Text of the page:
I learned enough — he is a Chevy Chase native who attended Gonzaga High School and graduated from the University of the South in Sewanee, Tenn., where he studied Shakespeare, Dante and the great poets — to know he was worth a write-up.
So how did someone who quotes from “Henry IV” and “Macbeth” end up managing $800 million worth of investments for institutions, governments and wealthy individuals?
“I got a job out of Sewanee teaching English at a private New England boarding school called Pomfret,” said Farr, 51. After three years, “I decided I was not going to be able to teach ‘Tess of the d’Urbervilles’ for the next 50 years, so I decided to try the most difficult thing I could think of, which was Wall Street.”
The biggest parts of success are initiative and persistence. Farr is a perfect example. He put himself forward.
“Just ask,” my wife, Polly, always tells me.
“I called some of my students’ parents, who were on Wall Street,” he said. “The majority of the wealthy kids I was teaching had a bunch of Type A parents on Wall Street. When the 11th- or 12th-grade English teacher calls and asks a favor, these parents jump.”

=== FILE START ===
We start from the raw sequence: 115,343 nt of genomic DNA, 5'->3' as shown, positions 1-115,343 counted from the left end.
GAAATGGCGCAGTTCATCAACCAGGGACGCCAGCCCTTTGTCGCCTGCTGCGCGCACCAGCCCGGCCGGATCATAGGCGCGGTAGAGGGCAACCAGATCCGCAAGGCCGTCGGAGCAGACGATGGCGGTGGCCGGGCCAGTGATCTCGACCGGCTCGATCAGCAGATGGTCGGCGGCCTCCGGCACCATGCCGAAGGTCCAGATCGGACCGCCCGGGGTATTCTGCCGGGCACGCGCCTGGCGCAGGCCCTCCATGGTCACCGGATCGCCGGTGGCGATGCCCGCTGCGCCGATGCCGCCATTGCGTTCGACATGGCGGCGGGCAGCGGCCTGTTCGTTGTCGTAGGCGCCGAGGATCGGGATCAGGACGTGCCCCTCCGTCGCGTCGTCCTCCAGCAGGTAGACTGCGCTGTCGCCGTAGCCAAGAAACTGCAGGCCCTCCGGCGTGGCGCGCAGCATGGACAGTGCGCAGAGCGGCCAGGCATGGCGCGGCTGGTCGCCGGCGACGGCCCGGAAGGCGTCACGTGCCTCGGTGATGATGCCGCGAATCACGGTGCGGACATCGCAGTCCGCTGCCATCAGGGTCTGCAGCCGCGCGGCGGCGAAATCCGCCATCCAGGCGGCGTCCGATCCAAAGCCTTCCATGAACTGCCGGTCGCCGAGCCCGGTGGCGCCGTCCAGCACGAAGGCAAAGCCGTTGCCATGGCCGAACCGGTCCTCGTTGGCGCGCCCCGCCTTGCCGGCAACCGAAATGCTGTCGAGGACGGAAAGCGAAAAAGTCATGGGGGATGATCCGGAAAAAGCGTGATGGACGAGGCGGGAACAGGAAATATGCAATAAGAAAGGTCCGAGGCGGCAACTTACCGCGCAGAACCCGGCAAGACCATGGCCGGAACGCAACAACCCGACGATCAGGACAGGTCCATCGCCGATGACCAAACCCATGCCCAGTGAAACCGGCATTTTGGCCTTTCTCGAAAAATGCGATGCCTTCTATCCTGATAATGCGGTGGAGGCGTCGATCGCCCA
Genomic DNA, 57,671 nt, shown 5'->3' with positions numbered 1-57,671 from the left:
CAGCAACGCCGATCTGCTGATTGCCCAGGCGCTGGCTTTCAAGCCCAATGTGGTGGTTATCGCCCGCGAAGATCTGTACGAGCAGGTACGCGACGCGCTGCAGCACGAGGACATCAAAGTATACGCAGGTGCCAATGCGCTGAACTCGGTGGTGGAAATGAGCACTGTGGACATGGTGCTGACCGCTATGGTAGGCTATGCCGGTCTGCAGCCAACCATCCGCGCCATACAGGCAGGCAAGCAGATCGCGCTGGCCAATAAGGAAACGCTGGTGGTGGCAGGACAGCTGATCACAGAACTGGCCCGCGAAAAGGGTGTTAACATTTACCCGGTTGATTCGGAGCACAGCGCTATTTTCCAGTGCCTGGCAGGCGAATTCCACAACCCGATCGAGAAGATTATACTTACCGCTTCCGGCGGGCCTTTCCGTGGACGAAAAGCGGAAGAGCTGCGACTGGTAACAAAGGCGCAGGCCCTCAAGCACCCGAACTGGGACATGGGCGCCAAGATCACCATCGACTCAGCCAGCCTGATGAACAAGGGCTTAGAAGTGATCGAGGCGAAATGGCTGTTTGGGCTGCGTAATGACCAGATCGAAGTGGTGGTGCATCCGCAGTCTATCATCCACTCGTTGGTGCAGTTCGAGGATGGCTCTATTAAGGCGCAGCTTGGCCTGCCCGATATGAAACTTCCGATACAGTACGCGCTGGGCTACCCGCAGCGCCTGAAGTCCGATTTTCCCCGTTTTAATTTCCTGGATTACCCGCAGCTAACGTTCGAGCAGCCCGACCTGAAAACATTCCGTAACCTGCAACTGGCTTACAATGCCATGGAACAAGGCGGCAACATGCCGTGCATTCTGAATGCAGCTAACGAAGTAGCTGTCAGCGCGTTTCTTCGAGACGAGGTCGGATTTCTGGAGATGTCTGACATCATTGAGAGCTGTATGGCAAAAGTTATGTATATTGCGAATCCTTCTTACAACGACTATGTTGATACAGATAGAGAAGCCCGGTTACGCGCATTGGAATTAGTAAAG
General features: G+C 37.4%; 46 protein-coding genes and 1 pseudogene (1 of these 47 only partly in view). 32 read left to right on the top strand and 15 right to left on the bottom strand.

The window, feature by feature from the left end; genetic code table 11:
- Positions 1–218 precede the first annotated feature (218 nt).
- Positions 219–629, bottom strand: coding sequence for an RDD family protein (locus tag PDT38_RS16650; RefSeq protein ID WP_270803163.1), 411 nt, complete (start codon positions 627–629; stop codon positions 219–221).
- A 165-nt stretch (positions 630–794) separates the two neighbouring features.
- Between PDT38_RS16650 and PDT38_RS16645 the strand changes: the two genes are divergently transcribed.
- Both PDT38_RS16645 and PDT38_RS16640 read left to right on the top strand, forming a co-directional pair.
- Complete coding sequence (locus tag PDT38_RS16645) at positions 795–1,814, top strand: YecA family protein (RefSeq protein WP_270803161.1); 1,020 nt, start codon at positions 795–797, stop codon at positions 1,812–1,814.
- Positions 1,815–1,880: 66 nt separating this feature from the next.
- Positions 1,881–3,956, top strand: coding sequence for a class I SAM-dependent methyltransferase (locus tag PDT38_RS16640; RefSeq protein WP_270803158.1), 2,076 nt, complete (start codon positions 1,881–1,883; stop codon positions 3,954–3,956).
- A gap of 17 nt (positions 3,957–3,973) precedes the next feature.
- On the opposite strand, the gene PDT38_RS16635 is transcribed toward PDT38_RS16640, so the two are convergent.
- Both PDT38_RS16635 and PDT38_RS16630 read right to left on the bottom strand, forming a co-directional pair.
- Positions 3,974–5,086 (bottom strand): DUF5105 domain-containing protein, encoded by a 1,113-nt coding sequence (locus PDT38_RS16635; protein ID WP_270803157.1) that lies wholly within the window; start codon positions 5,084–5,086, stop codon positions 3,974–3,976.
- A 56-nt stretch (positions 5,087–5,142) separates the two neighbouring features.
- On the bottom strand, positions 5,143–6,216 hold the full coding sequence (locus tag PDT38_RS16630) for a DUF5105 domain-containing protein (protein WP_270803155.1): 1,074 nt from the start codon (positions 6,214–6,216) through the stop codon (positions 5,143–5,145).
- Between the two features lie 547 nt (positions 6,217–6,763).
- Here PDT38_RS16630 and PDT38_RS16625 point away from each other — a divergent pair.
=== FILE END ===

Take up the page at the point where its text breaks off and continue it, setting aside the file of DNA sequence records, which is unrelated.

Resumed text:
He landed a stockbroker’s job in his home town of Washington, working for Richmond-based Wheat First Securities. He started selling at an office on 25th Street and Pennsylvania Avenue NW. It was early 1989, right after the big crash.
“I remember the first call, where I called a man about mutual funds,” said Farr, who was 26 at the time. “I was so thrilled somebody hadn’t hung up. He asked me two questions, and I answered both of them. Then he asked me a third question. He wanted to know the fund’s fees. I had no idea, and I panicked and hung up.”
His leads for calls came wherever he could find them. He would call alumni directories, troll the Yellow Pages. One day, his boss dumped a stack of three-by-five cards with names left by a recently departed broker.
Eventually, Farr earned a name for himself. In 1990, he joined Alex. Brown & Sons, an investment bank in Baltimore. His salary and commissions went through the roof.
After six years, he was approached by two senior brokers in the firm — then 75 and 77 — who wanted to start their own firm instead of retiring. If Farr would put up the money, find the office space and staff it, they would supply their client lists.
Why, I asked, did you give up a high-paying job to start your own firm?
“I was paying a lot in taxes every year and helping to build the equity value for shareholders of Alex. Brown & Sons. I figured if I own my own company, the value grows, tax-deferred, because I own the asset rather than everything getting taxed as earned income.”